Wednesday, October 16, 2019

Outside the norm—again

It is sort of like the corporation on the other side of the Continental Divide conducted an anthropological study of us—the people living here and those who visit the place time after time. Professional branding scientists dug deep and discovered what they felt was a community outside the norm—even outside the norm of ski resorts, which are generally outside the norm. They stumbled on a place they describe as filled with people “wild in spirit, ambition and place with an audacious attitude.”

The Vail Resort researchers handed their findings over to their marketing compatriots, who are willing to “push the envelope” compared to what they normally do when trying to attract skiers to their resorts. They will try to communicate in a different language to attract like-minded people to Crested Butte, compared to how they speak when attracting the vast majority of people to their more slick enclaves in the mountains around the world.

The marketers will use terms like “wild ones,” “fearless,” “unconventional,” and “unique” to label those who call Crested Butte and its environs home. They will then seek others not yet here to try to attract them to this rugged, natural terrain where they will discover their rough self among us—and spend their money.

That’s the new branding focus for Crested Butte Mountain Resort. Vail Resort leaders want to attract hominoids similar to those already found in the valley who for some reason like to strap boards on their feet in snowstorms and slide down cliffy terrain while going forward or backward or upside down. They will do so by trying to discover the nuance of that “voice” so they can communicate with that creature who many in the corporate boardroom in Broomfield apparently find strange and outside the norm.

The representatives of the corporate researchers who are embedded here told some elected leaders of the tribe this week that those on the other side of the Rocky Mountain Divide have basically never gone there before. This culture is so different from what they have studied before. So they are trying to tailor a new message that speaks to a fresh segment of the winter population that skis and boards the mountain ranges of the world.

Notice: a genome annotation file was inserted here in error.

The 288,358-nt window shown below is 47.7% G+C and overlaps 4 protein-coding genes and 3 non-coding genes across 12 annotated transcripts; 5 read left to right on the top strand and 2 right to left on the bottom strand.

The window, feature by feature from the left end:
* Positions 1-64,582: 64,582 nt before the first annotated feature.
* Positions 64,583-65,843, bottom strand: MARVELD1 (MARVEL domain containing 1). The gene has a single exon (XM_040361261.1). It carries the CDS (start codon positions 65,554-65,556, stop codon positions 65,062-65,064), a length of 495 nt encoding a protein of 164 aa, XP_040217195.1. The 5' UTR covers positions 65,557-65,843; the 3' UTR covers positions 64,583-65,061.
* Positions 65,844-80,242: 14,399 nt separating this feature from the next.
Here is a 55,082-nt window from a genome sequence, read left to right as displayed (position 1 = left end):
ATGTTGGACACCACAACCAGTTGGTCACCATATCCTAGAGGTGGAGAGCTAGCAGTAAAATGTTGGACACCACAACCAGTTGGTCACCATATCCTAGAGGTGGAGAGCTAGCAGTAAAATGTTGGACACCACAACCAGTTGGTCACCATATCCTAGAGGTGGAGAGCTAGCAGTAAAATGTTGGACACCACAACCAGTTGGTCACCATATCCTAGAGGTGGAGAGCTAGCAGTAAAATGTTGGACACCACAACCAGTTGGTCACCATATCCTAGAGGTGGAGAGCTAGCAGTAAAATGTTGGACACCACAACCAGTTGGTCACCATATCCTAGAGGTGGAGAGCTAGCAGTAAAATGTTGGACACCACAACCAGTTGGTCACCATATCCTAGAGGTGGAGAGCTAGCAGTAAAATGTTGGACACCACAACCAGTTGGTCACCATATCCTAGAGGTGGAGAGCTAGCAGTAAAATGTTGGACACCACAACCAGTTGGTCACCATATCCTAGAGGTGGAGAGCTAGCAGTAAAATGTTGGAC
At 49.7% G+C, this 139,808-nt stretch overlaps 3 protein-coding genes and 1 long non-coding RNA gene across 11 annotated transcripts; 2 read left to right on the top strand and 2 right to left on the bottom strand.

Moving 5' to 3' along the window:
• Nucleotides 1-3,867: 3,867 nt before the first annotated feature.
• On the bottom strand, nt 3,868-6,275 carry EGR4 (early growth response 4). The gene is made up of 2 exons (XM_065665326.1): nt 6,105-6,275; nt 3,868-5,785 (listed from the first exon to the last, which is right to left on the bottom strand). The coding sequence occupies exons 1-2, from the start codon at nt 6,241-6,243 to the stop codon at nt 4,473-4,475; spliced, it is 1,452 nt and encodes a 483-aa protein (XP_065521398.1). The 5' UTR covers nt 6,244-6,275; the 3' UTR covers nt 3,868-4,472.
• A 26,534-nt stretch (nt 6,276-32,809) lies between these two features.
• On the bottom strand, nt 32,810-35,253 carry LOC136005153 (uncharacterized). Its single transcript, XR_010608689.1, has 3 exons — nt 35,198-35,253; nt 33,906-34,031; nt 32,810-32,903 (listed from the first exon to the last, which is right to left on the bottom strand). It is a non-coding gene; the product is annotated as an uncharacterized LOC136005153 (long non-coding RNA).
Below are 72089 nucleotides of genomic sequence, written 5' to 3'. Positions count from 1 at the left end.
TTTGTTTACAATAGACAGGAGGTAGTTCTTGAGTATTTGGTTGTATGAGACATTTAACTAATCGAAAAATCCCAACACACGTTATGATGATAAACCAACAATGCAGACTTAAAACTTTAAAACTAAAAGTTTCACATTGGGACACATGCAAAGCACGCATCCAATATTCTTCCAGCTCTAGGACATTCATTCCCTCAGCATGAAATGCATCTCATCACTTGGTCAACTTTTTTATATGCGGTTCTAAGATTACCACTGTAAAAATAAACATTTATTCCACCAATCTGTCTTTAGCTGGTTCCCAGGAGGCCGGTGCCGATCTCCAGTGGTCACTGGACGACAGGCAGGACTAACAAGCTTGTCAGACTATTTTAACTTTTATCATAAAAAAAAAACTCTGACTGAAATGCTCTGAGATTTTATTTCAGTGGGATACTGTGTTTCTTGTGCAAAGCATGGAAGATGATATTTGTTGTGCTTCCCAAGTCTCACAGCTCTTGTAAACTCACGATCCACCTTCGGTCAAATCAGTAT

The language they are trying to learn to utilize in their branding experiments describe this Crested Butte society as “untamed” and made up of “intrepid” humans who are full of “grit” and who prefer the “end of the road” to standard society. They are seeking to attract “free spirits who revere Mother Nature” and “risk takers with passion and perseverance” who seek like-minded humans.

Does this new “branding” hit the mark of what this place represents? Will it successfully attract freaky winter enthusiasts who appreciate Crested Butte instead of those who arrive expecting a standard high-end resort experience and are disappointed to find toddlers dressed as superheroes shredding Body Bag chutes?

Did the researchers forget the “normal” folks who reside and visit here? I would invite those in Broomfield to leave their corporate boardroom and Front Range anthropology laboratories to come meet the average person who lives or visits here this weekend. I challenge the local community to meet and greet those from the other side of the Continental Divide, say, this Saturday evening. Give the corporate suits a chance to come see the gamut of local natives in their khaki pants and polo shirts and get a real feel for what it is to live here. Sure, there are some who throw themselves off cliffs in the midst of winter but we’re a pretty normal community most of the year. If those from corporate HQ show up, they’ll see how normal it is in Crested Butte. We can all take a walk from the center of town to the Four-way Stop about 7:30 or 8 p.m. and warm ourselves around the changing of the season.

Wild?

Untamed?

Free-spirited?

Unafraid to be colorful?

Normal?

It’s all of the above.

It appears this latest group might get it—and while not yet fluent, they’re learning the language pretty quickly. And it’s a voice heard outside the norm.

—Mark Reaman

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